If you like your entertainment in small doses (you're a Vine video addict, you only tune into the fourth quarter of Spurs games or you can rock out to iTunes samples), chances are short films might be the perfect solution for movie watchers who chose to skip Boyhood because of its 165-minute run time. Starting February 6, all 15 Oscar-nominated short films begin screening at the Bijou in three separate programs.
Two heartbreaking Polish shorts lead the way in this non-fiction category. In Our Curse, a couple whose newborn son has been diagnosed with a rare and incurable disease attempts to understand the hand they've been dealt. Tears will continue to roll in Joanna, the story of a Polish wife and mother who only has three months to live. Although beautifully photographed, your stomach might churn in The Reaper, an inside look at a slaughterhouse in Mexico from the perspective of a longtime employee. In White Earth, families living in rural North Dakota talk about how the oil industry has become their way of life. And in Crisis Hotline: Veterans Press 1, military veterans answer phones for a hotline that serves servicemen struggling with emotional and personal problems.
Don't be surprised if Walt Disney Animation Studios ends up with the golden statue this year for their perfect combination of hand-drawn and computer-rendered work in Feast, a romantic comedy featuring a spoiled Boston terrier who spends most of his days eating his fair share of leftovers. When a new love interest comes into his owner's life, the pup is not pleased to discover her healthy eating habits are making his meals less flavorful. Challenging Disney for the top spot is the Canadian-Norwegian autobiography Me and My Moulton, which follows three sisters who ask their hippie parents for a bicycle. Rounding out the animated shorts are The Dam Keeper, about a bullied pig whose outlook on life changes when he meets a new classmate; A Single Life, about a gourd-shaped woman who's transported through time via an enchanted record player; and The Bigger Picture, about two skirmishing brothers who don't agree on how to best look after their elderly mother.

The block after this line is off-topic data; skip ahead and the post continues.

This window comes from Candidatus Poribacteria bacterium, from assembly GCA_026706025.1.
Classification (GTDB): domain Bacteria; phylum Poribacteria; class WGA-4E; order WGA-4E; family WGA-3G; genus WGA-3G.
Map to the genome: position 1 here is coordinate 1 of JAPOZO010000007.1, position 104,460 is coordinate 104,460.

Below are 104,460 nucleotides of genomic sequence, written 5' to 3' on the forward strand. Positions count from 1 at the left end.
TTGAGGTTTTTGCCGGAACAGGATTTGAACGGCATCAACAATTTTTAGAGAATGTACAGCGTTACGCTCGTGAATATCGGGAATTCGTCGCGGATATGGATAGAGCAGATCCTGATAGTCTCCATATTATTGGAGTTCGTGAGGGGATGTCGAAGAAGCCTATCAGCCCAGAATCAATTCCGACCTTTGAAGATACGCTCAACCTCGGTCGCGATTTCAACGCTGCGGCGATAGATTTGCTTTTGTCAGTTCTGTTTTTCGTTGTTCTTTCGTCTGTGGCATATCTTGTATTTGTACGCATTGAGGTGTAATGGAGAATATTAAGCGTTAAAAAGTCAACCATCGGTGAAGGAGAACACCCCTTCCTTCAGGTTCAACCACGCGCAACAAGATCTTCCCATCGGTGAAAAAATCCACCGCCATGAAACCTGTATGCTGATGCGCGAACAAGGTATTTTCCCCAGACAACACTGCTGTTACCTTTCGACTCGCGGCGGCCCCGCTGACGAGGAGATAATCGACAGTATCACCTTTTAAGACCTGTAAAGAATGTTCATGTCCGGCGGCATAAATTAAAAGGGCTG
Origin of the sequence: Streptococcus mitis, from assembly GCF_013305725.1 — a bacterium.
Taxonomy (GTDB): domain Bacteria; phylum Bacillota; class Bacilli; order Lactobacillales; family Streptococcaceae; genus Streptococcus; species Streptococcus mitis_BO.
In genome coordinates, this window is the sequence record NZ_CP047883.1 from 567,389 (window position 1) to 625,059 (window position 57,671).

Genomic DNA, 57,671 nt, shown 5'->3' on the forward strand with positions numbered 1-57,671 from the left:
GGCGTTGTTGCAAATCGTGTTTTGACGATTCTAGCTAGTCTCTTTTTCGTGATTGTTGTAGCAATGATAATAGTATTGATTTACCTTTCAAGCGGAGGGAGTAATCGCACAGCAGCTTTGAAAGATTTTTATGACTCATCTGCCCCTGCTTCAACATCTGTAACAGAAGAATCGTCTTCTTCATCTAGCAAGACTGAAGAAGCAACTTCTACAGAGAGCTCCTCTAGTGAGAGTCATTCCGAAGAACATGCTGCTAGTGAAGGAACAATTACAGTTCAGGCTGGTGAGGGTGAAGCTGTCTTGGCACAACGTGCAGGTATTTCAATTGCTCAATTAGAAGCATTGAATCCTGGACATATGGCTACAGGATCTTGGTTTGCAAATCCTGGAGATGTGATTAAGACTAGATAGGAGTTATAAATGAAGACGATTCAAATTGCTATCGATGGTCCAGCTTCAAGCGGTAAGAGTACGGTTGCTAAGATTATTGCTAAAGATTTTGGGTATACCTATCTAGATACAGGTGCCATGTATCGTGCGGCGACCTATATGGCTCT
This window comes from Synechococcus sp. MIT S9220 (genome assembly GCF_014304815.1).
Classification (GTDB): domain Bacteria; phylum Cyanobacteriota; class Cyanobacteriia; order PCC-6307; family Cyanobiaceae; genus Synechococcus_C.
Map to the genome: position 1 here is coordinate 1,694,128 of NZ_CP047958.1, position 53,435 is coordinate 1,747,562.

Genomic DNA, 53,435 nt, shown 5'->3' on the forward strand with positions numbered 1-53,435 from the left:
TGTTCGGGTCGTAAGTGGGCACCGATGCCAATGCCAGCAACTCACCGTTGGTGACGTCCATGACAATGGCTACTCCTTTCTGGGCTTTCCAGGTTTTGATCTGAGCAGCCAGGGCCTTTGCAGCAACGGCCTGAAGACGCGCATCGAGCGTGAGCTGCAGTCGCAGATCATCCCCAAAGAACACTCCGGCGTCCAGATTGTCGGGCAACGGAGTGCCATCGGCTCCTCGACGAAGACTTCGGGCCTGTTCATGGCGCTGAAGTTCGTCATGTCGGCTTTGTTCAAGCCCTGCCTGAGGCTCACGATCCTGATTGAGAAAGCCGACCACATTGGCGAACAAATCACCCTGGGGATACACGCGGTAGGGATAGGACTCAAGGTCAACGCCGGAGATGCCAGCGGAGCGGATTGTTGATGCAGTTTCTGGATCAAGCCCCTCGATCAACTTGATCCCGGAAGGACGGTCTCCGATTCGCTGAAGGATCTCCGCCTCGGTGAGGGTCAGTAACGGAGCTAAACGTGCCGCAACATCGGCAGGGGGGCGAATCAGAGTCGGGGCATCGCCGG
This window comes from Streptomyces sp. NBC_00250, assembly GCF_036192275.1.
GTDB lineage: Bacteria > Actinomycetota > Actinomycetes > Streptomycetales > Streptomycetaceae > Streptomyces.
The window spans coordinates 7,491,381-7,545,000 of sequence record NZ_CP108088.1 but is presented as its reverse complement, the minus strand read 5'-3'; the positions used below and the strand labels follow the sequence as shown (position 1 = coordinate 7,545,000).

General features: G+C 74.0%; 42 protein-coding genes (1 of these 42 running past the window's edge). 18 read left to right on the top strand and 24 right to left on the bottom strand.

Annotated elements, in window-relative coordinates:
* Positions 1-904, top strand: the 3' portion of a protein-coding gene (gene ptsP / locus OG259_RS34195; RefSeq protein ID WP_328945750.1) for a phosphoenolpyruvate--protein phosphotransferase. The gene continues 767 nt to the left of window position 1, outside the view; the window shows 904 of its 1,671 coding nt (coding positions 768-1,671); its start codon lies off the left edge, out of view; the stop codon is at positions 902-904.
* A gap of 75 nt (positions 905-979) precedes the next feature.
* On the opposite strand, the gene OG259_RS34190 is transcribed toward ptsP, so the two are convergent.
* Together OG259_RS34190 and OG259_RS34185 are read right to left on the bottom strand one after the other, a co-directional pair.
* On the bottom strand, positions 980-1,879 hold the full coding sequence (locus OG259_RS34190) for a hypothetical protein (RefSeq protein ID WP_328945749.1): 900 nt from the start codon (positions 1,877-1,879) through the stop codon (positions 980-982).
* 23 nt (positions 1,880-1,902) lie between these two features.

The relationship between strangers is the underlying theme in most of the live-action shorts this year. In what's probably the frontrunner in this category, the French-Israeli film Aya stars Sarah Adler (Marie Antoinette) as the title character, an impulsive young woman who picks up a man (Ulrich Thomsen) she has never met from the airport even though she is not his assigned driver. Two more strangers meet in the heartbreaking British drama The Phone Call, which stars Oscar-nominated actress Sally Hawkins (Blue Jasmine) as a woman working at a crisis center. Also nominated: the Swiss short Parvaneh, about an Afghan immigrant (Nissa Kashani) who relies on the kindness of a stranger (Cheryl Graf) to help wire money back home for her sick father; Boogaloo and Graham, a dramedy from the U.K. about two brothers raising pet chickens in Belfast in 1978; and Butter Lamp, a French-Chinese short featuring a photographer and his assistant taking photos of Tibetan nomads in a remote village in front of various backgrounds, including Disney World and the Polala Palace, home of the Dalai Lama until the 1959 Tibetan uprising.
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